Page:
A goose egg for turkey season?
It's looking more and more like the only thing I'll be tallying for this spring turkey season here in Michigan is a big, fat goose egg.
Although I came close to pulling off a Memorial Day miracle, as I had gobbles off the roost while coming into my early morning setup at Dairy Farmer Dave's and then later in the morning when there were two, maybe even three birds, displaying in the field I was patrolling.
This is as much action as I have had this entire season. I just had a feeling it was going to be good with the angry electrical storm the night before and the game predictor on the GPS also saying it would be an "excellent" day.
Unfortunately, as with most of my luck this season (remember the "Kiss of Death" morel mushroom finding earlier in the month, posted May 17?), I can't seem to get toms to either break away from the hens or come in period.
The previous was what was going on today.
Really, it was also Spring Turkey Hunting 101, for had I been in the woods a half an hour earlier I would have had a better shot of working that bird off the roost and cut him off before he made it to the other side of the field.
But in this case, I was huffing and puffing to get the blind up and in a setup that wouldn't be too close to spooking him in the process, all the while he's gobbling at my footfalls.
Then as I crossed the drainage creek that divides the woods and the open corn field, I saw a hen in the foggy morning mist.
Believe me, at 50 yards I was looking hard for a beard but alas there was none.
Weirdly, she seemed unfazed by my presence.
The gobbling continued to the left of me where I know is a favorite roosting spot of theirs above a containment pond. And it also holds an awesome place to set up known in my books as "The Spot," where I shot the three turkeys the previous fall, including Mr. Big with the 13 1/2-inch beard.
To be fair to myself, I hadn't really had any luck there so far this season so it's unlikely I would have chosen to prop up the blind there.
But had I, I might be telling you all now how I slayed the wily gobbler instead of another excuse story.
At 9 a.m., my cutoff time for the morning hunt unless I was into action, I stood up to grab the decoy and boom! There were five birds in the field and two of which were vigorous displaying to the mostly receptive hens.
I sat back down of course, and began calling with a new-found enthusiasm since I hadn't seen nor heard them since around 7 a.m. I had been convinced they had moved into the next township after the initial morning hookup.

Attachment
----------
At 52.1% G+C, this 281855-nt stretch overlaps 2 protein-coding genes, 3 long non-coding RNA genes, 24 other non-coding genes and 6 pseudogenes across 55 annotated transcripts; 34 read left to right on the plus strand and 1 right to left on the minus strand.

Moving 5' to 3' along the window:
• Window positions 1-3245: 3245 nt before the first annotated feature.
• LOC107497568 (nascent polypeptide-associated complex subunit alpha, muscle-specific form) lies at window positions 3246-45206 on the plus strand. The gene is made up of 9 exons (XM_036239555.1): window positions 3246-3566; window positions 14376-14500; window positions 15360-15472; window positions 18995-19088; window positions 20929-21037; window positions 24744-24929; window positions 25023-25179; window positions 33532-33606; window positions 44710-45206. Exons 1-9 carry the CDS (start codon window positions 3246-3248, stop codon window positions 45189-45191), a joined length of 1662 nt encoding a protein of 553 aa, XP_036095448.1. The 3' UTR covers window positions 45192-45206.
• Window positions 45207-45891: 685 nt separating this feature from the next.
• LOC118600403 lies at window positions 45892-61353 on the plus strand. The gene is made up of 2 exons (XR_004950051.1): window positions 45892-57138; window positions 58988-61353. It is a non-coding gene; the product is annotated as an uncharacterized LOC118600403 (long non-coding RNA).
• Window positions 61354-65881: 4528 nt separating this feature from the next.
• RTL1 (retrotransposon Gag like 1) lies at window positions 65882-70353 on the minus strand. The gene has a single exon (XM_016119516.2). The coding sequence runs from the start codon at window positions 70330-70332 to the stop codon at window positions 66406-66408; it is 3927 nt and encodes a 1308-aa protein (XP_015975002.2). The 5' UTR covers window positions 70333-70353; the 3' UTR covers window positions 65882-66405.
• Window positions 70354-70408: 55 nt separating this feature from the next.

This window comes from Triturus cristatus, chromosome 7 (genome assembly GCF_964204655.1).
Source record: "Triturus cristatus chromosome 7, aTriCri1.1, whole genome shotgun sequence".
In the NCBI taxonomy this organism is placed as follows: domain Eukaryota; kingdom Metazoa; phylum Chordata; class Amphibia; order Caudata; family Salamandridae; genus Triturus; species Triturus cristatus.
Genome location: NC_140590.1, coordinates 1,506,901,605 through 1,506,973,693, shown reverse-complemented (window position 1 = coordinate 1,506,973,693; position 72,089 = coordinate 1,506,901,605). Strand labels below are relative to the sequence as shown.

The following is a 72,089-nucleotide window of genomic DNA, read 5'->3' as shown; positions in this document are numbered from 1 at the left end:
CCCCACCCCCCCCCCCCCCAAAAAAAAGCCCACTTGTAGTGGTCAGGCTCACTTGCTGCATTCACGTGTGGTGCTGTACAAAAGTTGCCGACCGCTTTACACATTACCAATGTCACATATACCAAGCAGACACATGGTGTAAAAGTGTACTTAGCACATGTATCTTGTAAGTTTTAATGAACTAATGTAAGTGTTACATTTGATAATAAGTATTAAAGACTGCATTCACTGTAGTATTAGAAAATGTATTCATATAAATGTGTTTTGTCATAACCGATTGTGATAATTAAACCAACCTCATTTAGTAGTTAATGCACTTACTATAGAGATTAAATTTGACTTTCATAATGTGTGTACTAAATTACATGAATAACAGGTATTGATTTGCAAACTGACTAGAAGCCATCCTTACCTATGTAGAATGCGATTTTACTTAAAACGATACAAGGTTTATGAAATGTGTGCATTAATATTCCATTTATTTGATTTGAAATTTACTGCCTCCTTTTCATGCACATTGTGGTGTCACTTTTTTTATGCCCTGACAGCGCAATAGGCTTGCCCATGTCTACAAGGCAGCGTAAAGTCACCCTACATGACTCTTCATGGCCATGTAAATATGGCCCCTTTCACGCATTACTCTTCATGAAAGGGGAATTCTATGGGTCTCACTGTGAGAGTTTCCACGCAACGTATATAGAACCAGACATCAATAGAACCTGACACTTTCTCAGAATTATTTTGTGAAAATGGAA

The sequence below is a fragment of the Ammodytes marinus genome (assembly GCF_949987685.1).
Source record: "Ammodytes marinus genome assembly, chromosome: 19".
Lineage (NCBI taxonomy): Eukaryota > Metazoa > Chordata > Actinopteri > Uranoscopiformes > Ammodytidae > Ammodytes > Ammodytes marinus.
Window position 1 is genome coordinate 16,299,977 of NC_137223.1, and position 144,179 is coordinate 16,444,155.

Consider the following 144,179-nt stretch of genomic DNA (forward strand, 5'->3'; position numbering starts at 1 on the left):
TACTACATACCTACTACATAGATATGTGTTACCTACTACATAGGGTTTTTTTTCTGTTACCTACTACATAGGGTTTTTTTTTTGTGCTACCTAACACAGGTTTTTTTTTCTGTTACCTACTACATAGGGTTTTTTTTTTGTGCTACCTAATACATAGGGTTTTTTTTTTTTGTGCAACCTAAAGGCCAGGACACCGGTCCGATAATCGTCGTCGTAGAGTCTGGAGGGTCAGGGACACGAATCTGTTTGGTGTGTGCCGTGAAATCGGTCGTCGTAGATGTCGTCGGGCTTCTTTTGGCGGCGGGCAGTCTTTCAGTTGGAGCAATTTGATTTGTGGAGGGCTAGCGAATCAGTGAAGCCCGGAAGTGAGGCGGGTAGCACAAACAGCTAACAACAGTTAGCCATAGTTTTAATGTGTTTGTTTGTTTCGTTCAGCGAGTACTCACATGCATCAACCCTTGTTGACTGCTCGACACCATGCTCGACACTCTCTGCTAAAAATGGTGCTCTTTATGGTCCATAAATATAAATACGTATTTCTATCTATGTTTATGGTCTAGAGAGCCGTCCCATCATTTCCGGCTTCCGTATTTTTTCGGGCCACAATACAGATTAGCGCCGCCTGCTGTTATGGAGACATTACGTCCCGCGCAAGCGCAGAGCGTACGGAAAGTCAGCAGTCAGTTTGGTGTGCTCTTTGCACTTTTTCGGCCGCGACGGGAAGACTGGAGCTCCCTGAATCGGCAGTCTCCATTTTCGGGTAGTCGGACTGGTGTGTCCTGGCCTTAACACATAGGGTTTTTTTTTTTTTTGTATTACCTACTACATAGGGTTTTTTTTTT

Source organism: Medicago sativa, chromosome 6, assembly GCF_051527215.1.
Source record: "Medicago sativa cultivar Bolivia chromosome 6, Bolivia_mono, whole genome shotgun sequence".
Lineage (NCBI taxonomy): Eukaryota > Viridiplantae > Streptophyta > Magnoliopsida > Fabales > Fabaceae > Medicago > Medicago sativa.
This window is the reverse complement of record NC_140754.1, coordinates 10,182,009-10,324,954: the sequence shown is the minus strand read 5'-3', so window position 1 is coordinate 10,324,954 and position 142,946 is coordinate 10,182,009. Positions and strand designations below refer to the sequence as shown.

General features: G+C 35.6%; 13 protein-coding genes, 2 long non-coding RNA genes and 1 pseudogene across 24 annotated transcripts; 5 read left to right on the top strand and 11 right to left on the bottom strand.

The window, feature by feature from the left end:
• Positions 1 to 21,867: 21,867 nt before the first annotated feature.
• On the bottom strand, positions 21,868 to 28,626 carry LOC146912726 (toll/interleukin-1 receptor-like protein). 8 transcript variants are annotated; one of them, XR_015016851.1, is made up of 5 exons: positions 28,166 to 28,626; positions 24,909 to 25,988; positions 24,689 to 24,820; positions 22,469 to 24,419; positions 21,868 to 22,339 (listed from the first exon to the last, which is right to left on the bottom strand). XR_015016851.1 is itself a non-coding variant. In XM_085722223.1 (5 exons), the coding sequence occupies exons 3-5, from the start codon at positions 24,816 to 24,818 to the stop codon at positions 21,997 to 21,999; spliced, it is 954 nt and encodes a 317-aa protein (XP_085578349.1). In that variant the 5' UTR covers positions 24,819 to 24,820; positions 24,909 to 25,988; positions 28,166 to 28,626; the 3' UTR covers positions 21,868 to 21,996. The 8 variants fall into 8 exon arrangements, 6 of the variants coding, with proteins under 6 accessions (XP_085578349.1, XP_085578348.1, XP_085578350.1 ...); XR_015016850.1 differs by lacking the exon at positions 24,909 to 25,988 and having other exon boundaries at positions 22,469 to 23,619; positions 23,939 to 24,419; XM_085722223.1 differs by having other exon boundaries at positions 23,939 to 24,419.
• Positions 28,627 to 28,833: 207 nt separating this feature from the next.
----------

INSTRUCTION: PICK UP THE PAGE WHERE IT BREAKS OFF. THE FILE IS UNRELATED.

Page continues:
But there they were!
After another hour, though, it was clear they liked their strut zone and weren't coming any closer -- which at the closest was probably 150 yards from me.
I was left with a decision that every spring turkey hunter faces: to stay put -- where likely nothing will happen other than bird watching or make the daring move in risk of possibly chasing them away into the next farmer's field in hopes of getting closer for a potential shot.
The move would be a 300-yard jaunt across a soggy field in the blazing spring sun, which sent temperatures soaring into the mid-80s.
I knew I wouldn't be able to look myself in the mirror as a fervent turkey hunter if I didn't make the attempt.
So off I went, keeping my head down and trying to blend my profile with adjacent wheat field -- glowing green and a wavy four feet from all the recent rain in Michigan's Thumb the past two weeks.
It was a noble attempt.
And it could have paid off handsomely with a long, likely drawn-out victory march with a 20-pounder hoisted over my shoulder.
But when I checked the wood line after an hour of calling, only the two hens were seen 100 yards away frolicking around the field pecking at seeds and bugs in the dark black dirt.
I called off the hunt at 11:30 a.m. and still made a drawn-out walk, less enjoyable without an added 20 pounds weighing me down.
By the time I made it back to the Jeep, I was scorched.
Regardless, at least that was a good way to end the season. I came close. Damn close.
But wait, I have one more day.
Hopefully it will be magical. And I will be set up this time in "The Spot."
Not sure though about another trek back across the field.